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E.g., 03/23/2017
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Your search has returned 13941 articles:
  • 50 Years Ago

    In 1967, LSD was briefly labeled a breaker of chromosomes

    LSD may damage chromosomes

    Two New York researchers have found the hallucinogenic drug will markedly increase the rate of abnormal change in chromosomes. [Scientists] tested LSD on cell cultures from the blood of two healthy individuals … [and] also found similar abnormal changes in the blood of a schizophrenic patient who had been treated with [LSD]. The cell cultures showed a two-fold...

    03/23/2017 - 07:00 Genetics, Neuroscience
  • News

    Astronomers detect oldest known stardust in distant galaxy

    Astronomers may have spotted some of the earliest stardust ever created in the cosmos.

    Astrophysicist Nicolas Laporte of University College London and colleagues detected the dust in a galaxy seen as it was when the universe was only 600 million years old. “We are probably seeing the first stardust of the universe,” Laporte says. The observations, published online March 8 in the...

    03/08/2017 - 06:00 Astronomy, Cosmology
  • 50 Years Ago

    Germanium computer chips gain ground on silicon — again

    First germanium integrated circuits

    Integrated circuits made of germanium instead of silicon have been reported … by researchers at International Business Machines Corp. Even though the experimental devices are about three times as large as the smallest silicon circuits, they reportedly offer faster overall switching speed. Germanium … has inherently greater mobility than silicon, which...

    02/09/2017 - 11:00 Materials, Computing
  • News

    Snooze patterns vary across cultures, opening eyes to evolution of sleep

    Hunter-gatherers and farming villagers who live in worlds without lightbulbs or thermostats sleep slightly less at night than smartphone-toting city slickers, researchers say.

    “Contrary to conventional wisdom, people in societies without electricity do not sleep more than those in industrial societies like ours,” says UCLA psychiatrist and sleep researcher Jerome Siegel, who was not...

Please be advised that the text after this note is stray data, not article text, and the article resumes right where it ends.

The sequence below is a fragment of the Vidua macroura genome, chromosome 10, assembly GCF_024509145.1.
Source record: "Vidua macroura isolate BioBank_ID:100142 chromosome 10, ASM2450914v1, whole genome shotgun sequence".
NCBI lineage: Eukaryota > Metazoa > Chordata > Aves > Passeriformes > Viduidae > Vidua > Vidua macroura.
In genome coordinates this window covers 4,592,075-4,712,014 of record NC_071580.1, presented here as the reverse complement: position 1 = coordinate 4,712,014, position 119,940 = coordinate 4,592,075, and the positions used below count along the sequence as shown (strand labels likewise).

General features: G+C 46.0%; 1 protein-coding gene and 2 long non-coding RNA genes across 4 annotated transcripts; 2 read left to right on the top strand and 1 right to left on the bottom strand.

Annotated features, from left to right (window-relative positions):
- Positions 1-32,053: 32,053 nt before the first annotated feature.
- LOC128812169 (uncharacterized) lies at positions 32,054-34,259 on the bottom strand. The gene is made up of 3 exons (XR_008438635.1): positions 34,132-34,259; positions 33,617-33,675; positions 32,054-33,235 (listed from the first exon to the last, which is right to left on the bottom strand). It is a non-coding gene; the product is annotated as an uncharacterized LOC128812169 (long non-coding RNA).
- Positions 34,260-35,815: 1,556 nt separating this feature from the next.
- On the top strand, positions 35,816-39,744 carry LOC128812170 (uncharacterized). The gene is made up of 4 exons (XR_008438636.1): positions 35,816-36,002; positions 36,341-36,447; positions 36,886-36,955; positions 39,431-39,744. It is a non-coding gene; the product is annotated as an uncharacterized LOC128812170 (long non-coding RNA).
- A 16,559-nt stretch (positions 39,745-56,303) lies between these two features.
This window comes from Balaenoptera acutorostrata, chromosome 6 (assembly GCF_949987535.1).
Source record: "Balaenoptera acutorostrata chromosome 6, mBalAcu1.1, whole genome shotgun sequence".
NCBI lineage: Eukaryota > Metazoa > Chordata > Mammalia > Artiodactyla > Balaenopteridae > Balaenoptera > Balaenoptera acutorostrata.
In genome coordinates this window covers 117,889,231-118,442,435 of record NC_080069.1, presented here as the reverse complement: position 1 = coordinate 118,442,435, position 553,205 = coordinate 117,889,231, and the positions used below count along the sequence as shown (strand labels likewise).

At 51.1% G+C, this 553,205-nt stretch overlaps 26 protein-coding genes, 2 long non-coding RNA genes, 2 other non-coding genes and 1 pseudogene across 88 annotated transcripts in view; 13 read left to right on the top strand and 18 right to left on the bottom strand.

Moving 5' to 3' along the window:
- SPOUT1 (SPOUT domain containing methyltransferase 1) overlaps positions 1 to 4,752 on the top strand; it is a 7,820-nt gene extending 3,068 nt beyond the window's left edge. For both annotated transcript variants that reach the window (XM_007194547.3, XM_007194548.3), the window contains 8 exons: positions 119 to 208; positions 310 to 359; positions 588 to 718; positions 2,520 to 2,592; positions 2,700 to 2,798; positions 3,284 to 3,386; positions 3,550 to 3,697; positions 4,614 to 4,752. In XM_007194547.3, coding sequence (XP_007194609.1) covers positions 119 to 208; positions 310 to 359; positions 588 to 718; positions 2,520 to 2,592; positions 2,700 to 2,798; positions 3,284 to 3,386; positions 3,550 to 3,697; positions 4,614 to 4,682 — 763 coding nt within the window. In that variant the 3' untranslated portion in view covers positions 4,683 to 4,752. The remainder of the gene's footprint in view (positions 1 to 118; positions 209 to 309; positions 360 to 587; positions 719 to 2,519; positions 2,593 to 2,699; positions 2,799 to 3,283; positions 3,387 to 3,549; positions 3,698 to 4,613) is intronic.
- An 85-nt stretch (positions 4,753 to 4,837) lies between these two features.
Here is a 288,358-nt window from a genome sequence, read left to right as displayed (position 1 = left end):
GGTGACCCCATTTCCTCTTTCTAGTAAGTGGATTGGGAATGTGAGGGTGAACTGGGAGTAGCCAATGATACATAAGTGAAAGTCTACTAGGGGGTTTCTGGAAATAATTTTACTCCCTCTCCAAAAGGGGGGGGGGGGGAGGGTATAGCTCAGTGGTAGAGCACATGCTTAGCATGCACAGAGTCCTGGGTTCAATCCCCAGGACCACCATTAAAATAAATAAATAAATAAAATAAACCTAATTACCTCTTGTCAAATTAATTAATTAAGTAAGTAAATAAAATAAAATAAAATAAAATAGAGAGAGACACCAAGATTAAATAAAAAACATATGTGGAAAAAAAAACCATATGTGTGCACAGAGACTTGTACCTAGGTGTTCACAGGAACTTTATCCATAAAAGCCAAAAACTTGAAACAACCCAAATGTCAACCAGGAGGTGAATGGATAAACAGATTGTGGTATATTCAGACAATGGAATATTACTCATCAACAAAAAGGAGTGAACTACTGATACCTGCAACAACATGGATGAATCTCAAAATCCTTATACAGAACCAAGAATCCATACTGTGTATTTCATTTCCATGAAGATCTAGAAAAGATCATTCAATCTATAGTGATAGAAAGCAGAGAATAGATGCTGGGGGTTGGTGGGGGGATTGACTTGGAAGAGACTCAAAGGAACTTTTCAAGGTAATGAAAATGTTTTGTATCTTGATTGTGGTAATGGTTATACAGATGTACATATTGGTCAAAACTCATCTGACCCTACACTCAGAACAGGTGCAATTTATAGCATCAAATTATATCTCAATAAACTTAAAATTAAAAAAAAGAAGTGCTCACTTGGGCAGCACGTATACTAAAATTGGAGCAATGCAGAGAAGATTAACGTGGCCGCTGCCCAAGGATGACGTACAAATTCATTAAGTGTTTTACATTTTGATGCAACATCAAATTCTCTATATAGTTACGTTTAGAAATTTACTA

01/27/2017 - 13:42 Anthropology, Evolution
  • Science Ticker

    In some ways, hawks hunt like humans

    A hunter’s gaze betrays its strategy. And looking at what an animal looks at when it's hunting for prey has revealed foraging patterns in humans, other primates — and now, birds. 

    Suzanne Amador Kane of Haverford College in Pennsylvania and her colleagues watched archival footage of three raptor species hunting: northern goshawks (Accipiter gentilis), Cooper’s hawks (A. cooperii) and red...

    11/17/2016 - 10:57 Animals
  • Editor's Note

    2016 Nobels: Science News fans read it here first

    This year’s Nobel Prizes honored scientific achievements that dedicated Science News readers (with good memories) would have found familiar. A dive into our archives revealed some interesting results.

    The physiology or medicine prize recognized autophagy, the cellular process by which living cells dispose of — or recycle — their biochemical garbage. Molecular biology writer Tina Hesman...

    10/19/2016 - 16:37 Science & Society
  • News

    Sugar industry sought to sugarcoat causes of heart disease

    Using records unearthed from library storage vaults, researchers recently revealed that the sugar industry paid nutrition experts from Harvard University to downplay studies linking sugar and heart disease. Although the incident happened in the 1960s, it appears to have helped redirect the scientific narrative for decades.

    The documents — which include correspondence, symposium programs...

    09/25/2016 - 09:00 Health, Science & Society, Nutrition
  • News

    See where Clinton and Trump stand on science

    Hillary Clinton’s “I believe in science” declaration aside, science has not played a starring role in the 2016 presidential election. Far from it. For the most part, the candidates’ science policies have trickled out in dribs and drabs, and in varying degrees of detail — talking points on a website here, a passing comment in response to a spur-of-the-moment question there.

    Yet science...

    09/13/2016 - 12:25 Science & Society
  • Letters to the Editor

    Readers ponder gravity wave physics

    Gaga for gravity waves

    With a single chirp, scientists confirmed the existence of gravitational waves created by the collision of two black holes. Science News’ special report (SN: 3/5/16) and subsequent stories in the March 19 issue sparked a flurry of reader questions on the physics of gravitational waves.

    Reader Peter Toot wondered if gravitational waves’ ability to bend spacetime...

    05/04/2016 - 16:13 Particle Physics, Health
  • The –est

    This eclipse goes on and on

    Once every 69 years, a nearby star dramatically dims for about three and a half years during the longest known stellar eclipse in our galaxy.

    The star, called TYC 2505-672-1, is a red giant, about 10,000 light-years away in the constellation Leo Minor. The star is orbited by a dim, hot companion star that appears to be enveloped by a thick cloud of dust roughly one to three times as wide...

    03/30/2016 - 12:12 Astronomy